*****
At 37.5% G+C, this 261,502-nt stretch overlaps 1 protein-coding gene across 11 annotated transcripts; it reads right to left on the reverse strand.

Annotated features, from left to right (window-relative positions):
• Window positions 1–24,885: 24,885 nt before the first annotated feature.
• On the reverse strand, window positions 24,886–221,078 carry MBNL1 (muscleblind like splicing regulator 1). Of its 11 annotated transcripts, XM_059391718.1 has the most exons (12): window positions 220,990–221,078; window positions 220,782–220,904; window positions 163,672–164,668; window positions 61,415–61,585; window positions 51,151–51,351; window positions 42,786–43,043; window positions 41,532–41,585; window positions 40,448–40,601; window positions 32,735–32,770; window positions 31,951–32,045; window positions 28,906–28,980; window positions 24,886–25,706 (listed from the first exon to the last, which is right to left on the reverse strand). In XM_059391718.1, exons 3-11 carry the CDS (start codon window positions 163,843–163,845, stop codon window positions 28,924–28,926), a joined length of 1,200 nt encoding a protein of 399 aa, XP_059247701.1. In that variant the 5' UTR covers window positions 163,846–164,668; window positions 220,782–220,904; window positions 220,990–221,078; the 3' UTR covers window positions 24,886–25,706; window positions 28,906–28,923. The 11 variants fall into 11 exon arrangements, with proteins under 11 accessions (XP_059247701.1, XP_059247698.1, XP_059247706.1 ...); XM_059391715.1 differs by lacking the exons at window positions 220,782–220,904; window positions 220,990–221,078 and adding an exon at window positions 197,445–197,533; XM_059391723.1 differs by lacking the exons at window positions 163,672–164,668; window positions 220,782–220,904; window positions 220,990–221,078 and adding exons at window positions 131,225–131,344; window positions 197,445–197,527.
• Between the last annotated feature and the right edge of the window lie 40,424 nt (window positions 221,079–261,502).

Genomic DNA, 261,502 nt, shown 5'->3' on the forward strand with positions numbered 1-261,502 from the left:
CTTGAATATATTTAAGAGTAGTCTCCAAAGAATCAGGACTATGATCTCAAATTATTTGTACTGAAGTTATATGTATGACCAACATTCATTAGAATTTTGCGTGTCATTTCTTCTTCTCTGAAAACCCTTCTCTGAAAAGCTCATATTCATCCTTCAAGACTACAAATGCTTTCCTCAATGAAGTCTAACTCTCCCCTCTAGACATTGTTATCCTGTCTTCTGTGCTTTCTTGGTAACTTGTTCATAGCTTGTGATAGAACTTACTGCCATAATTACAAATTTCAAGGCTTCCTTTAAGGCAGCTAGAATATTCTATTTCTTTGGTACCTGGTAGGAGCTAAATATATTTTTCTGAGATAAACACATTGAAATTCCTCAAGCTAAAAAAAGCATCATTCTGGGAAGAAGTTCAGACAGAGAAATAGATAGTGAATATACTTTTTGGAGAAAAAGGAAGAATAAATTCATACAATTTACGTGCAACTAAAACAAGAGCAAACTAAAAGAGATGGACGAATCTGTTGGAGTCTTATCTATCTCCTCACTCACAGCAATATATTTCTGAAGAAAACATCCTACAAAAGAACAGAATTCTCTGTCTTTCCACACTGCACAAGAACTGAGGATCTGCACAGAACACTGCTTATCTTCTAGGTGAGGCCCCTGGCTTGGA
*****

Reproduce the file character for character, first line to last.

At 37.5% G+C, this 261,502-nt stretch overlaps 1 protein-coding gene across 11 annotated transcripts; it reads right to left on the reverse strand.

Annotated features, from left to right (window-relative positions):
• Window positions 1–24,885: 24,885 nt before the first annotated feature.
• On the reverse strand, window positions 24,886–221,078 carry MBNL1 (muscleblind like splicing regulator 1). Of its 11 annotated transcripts, XM_059391718.1 has the most exons (12): window positions 220,990–221,078; window positions 220,782–220,904; window positions 163,672–164,668; window positions 61,415–61,585; window positions 51,151–51,351; window positions 42,786–43,043; window positions 41,532–41,585; window positions 40,448–40,601; window positions 32,735–32,770; window positions 31,951–32,045; window positions 28,906–28,980; window positions 24,886–25,706 (listed from the first exon to the last, which is right to left on the reverse strand). In XM_059391718.1, exons 3-11 carry the CDS (start codon window positions 163,843–163,845, stop codon window positions 28,924–28,926), a joined length of 1,200 nt encoding a protein of 399 aa, XP_059247701.1. In that variant the 5' UTR covers window positions 163,846–164,668; window positions 220,782–220,904; window positions 220,990–221,078; the 3' UTR covers window positions 24,886–25,706; window positions 28,906–28,923. The 11 variants fall into 11 exon arrangements, with proteins under 11 accessions (XP_059247701.1, XP_059247698.1, XP_059247706.1 ...); XM_059391715.1 differs by lacking the exons at window positions 220,782–220,904; window positions 220,990–221,078 and adding an exon at window positions 197,445–197,533; XM_059391723.1 differs by lacking the exons at window positions 163,672–164,668; window positions 220,782–220,904; window positions 220,990–221,078 and adding exons at window positions 131,225–131,344; window positions 197,445–197,527.
• Between the last annotated feature and the right edge of the window lie 40,424 nt (window positions 221,079–261,502).

Genomic DNA, 261,502 nt, shown 5'->3' on the forward strand with positions numbered 1-261,502 from the left:
CTTGAATATATTTAAGAGTAGTCTCCAAAGAATCAGGACTATGATCTCAAATTATTTGTACTGAAGTTATATGTATGACCAACATTCATTAGAATTTTGCGTGTCATTTCTTCTTCTCTGAAAACCCTTCTCTGAAAAGCTCATATTCATCCTTCAAGACTACAAATGCTTTCCTCAATGAAGTCTAACTCTCCCCTCTAGACATTGTTATCCTGTCTTCTGTGCTTTCTTGGTAACTTGTTCATAGCTTGTGATAGAACTTACTGCCATAATTACAAATTTCAAGGCTTCCTTTAAGGCAGCTAGAATATTCTATTTCTTTGGTACCTGGTAGGAGCTAAATATATTTTTCTGAGATAAACACATTGAAATTCCTCAAGCTAAAAAAAGCATCATTCTGGGAAGAAGTTCAGACAGAGAAATAGATAGTGAATATACTTTTTGGAGAAAAAGGAAGAATAAATTCATACAATTTACGTGCAACTAAAACAAGAGCAAACTAAAAGAGATGGACGAATCTGTTGGAGTCTTATCTATCTCCTCACTCACAGCAATATATTTCTGAAGAAAACATCCTACAAAAGAACAGAATTCTCTGTCTTTCCACACTGCACAAGAACTGAGGATCTGCACAGAACACTGCTTATCTTCTAGGTGAGGCCCCTGGCTTGGA